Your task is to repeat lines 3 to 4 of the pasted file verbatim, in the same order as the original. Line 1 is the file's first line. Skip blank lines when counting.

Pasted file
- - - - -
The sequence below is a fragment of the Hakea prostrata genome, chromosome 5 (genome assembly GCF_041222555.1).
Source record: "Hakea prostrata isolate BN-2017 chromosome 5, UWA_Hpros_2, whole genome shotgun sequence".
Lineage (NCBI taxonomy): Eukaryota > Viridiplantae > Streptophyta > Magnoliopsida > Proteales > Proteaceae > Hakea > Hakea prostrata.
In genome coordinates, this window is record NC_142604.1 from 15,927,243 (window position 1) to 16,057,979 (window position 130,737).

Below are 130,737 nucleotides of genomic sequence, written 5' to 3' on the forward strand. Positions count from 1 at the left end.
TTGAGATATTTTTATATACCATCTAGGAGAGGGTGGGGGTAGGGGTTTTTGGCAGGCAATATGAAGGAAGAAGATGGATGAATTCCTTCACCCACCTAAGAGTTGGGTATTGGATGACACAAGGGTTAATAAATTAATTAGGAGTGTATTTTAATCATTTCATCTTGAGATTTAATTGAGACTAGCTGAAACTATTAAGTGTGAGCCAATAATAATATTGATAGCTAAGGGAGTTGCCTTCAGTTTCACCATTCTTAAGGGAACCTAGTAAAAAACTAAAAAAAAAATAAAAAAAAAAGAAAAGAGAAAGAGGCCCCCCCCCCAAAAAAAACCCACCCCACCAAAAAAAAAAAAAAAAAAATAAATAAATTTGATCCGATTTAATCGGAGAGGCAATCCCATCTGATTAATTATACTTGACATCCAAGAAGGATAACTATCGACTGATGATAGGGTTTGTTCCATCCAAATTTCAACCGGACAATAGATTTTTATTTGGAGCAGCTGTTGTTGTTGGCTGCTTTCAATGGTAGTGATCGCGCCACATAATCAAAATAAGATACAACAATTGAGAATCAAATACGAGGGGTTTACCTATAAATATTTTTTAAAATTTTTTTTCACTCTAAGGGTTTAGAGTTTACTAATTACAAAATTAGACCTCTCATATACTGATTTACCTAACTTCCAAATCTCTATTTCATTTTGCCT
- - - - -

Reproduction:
Lineage (NCBI taxonomy): Eukaryota > Viridiplantae > Streptophyta > Magnoliopsida > Proteales > Proteaceae > Hakea > Hakea prostrata.
In genome coordinates, this window is record NC_142604.1 from 15,927,243 (window position 1) to 16,057,979 (window position 130,737).